Pesto Salmon and Pasta—easy, flavorful, wholesome, and satisfying. Thick salmon fillets get topped with both pesto and a Parmesan-breadcrumb mixture. They’re then baked and broiled to create fillets with crispy tops and a juicy, flaky insides.
Served over a bed of pesto pasta, made with angel hair and zucchini noodles, you’ve got a full meal in under 45 minutes!
This pesto salmon recipe is:
- Wholesome & light
- Heart-healthy (omega fatty acids!)
- Gluten-free optional
What you’ll need for this pesto salmon and pasta recipe:
Thick skin-on salmon fillets — 1–1½ inch thick is ideal!
Pesto — homemade or store-bought refrigerated pesto
Grated Parmesan — it’s important to discern the difference between grated and shredded. Shredded means strands of cheese—imagine what cheese looks like when shredded on a large-hole grater. Grated means cheese that’s been grated over the tiny holes of a cheese grater into itty bitty pieces (almost powder). I recommend buying refrigerated grated Parmesan cheese instead of shelf-stable varieties.
Breadcrumbs — preferably whole-wheat, and preferably Panko
Angel hair pasta — whole-wheat if desired, gluten-free if needed. And remember, cooking pasta in salted water is essential!
Zucchini — for spiralizing and combining with the pasta!
WHAT TO LOOK FOR WHEN BUYING SALMON:
For this salmon pesto pasta recipe, look for thick salmon fillets—1 to 1½ inches thick is ideal. If the only fillets you can find are thinner, decrease the cook time by a few minutes. I would start checking them at about 6 minutes instead of 8–10 minutes.
The reason I use thicker fillets for this recipe is two-fold; one, it allows me to get a nice crispy crust on the breadcrumbs without over-cooking the salmon. And two, the thickness combined with the weight (4-ounces) creates the ideal ratio of topping to fish.
I also find that 4-ounce fillets are the ideal portion when served with the pesto pasta. If you prefer larger fillets go ahead and use 6-ounce fillets—if you go this route, plan on using more pesto and more breadcrumb topping.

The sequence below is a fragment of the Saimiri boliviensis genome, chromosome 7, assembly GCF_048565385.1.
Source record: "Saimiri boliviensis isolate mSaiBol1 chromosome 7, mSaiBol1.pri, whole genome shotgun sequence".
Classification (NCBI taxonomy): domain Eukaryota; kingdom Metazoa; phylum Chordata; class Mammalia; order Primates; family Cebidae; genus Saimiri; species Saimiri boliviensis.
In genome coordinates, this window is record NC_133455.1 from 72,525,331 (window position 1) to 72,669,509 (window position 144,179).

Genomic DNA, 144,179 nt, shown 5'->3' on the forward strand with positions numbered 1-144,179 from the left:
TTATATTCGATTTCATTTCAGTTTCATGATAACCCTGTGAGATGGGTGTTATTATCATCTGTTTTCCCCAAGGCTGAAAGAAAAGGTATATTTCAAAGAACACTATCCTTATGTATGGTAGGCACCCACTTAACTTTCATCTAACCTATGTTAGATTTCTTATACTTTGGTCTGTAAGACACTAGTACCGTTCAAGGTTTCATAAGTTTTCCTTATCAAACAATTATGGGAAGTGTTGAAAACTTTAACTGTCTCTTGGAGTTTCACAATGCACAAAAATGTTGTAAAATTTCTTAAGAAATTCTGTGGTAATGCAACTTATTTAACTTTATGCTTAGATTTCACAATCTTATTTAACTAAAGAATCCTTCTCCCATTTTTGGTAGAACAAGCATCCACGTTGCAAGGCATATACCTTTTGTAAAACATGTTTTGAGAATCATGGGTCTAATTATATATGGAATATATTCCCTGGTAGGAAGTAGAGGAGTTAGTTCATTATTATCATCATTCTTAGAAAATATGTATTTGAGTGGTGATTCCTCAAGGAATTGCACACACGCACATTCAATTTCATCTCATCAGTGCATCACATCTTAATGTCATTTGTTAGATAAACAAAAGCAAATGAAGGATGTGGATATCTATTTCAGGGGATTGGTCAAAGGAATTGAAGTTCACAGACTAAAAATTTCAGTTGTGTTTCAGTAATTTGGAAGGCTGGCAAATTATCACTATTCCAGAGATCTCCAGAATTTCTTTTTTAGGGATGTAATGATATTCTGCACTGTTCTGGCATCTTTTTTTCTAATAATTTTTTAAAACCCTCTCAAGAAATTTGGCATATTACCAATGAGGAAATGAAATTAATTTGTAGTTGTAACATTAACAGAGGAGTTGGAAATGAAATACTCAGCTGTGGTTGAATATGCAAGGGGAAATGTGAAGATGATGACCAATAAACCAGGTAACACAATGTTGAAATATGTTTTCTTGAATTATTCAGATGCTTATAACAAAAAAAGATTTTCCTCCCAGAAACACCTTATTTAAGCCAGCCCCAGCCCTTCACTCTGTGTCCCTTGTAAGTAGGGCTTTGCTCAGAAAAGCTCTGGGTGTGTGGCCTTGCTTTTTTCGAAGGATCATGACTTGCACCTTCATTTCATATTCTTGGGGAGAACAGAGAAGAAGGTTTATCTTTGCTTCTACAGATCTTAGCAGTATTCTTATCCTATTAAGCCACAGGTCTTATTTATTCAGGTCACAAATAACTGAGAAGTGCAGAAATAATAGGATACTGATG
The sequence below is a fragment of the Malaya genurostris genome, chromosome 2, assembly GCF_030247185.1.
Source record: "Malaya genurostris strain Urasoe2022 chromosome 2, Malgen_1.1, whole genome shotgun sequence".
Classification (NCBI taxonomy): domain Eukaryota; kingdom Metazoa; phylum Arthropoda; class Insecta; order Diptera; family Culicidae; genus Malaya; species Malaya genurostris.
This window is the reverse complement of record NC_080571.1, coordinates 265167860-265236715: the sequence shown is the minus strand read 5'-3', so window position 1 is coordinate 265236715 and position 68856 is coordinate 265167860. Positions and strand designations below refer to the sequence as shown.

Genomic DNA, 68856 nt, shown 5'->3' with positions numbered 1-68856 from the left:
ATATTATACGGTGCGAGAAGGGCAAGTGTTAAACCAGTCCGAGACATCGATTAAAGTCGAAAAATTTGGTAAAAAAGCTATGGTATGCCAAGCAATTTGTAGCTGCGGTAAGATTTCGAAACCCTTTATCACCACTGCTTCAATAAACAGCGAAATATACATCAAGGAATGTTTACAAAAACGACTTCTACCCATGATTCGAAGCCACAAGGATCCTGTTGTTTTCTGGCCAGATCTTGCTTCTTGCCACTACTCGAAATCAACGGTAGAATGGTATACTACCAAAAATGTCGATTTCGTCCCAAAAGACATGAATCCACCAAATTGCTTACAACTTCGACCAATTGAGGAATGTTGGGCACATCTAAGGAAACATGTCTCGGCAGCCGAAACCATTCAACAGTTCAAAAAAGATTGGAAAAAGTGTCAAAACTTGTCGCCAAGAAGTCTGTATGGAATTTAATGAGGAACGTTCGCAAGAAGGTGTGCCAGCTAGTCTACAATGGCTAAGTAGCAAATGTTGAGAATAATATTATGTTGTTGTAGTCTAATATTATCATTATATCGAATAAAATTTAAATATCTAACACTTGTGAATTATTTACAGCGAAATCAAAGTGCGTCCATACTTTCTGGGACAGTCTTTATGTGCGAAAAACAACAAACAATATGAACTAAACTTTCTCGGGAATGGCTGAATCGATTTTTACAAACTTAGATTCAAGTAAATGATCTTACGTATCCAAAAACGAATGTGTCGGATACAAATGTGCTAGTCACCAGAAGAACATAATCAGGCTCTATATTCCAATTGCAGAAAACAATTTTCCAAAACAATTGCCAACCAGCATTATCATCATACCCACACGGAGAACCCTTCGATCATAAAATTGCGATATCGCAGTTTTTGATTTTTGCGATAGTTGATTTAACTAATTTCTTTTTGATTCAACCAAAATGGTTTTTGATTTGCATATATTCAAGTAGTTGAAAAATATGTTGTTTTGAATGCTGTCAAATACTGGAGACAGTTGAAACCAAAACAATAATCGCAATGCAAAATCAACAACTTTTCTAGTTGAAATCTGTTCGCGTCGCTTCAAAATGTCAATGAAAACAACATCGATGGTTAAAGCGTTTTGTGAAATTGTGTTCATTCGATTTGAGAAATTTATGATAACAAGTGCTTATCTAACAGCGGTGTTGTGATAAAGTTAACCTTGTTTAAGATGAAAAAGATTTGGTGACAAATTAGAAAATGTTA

- Avoid salmon filets that have breaks or cracks in the muscle, both within the muscle itself and along the white collagen sheaths. This indicates mishandling and degradation.
- Avoid any packages that have pooling of water, another sure sign of degradation.
- Look for filets that are bright and saturated in color.
- Salmon filets should have a bright contrast between the muscle and the fat.
- Choose filets that are glossy and firm to the touch.
- Avoid filets that are chalky, dry, sticky and soft to the touch.
- Salmon filets should smell fresh and clean, and slightly briny or like the ocean. Fresh fish should never smell “fishy.”
- Check out more tips on buying salmon in my guide on buying salmon!
Want to learn more about buying fish sustainably? Check out one of my favorite resources—the Monterey Bay Aquarium Seafood Watch.
Let’s talk pesto
For this recipe you can use whatever pesto you prefer, whether that’s your favorite recipe or your favorite store-bought product. I always prefer homemade basil pesto, so I shared my go-to presto recipe in this recipe! But I’m also realistic that making your own pesto is just one more step to getting dinner on the table.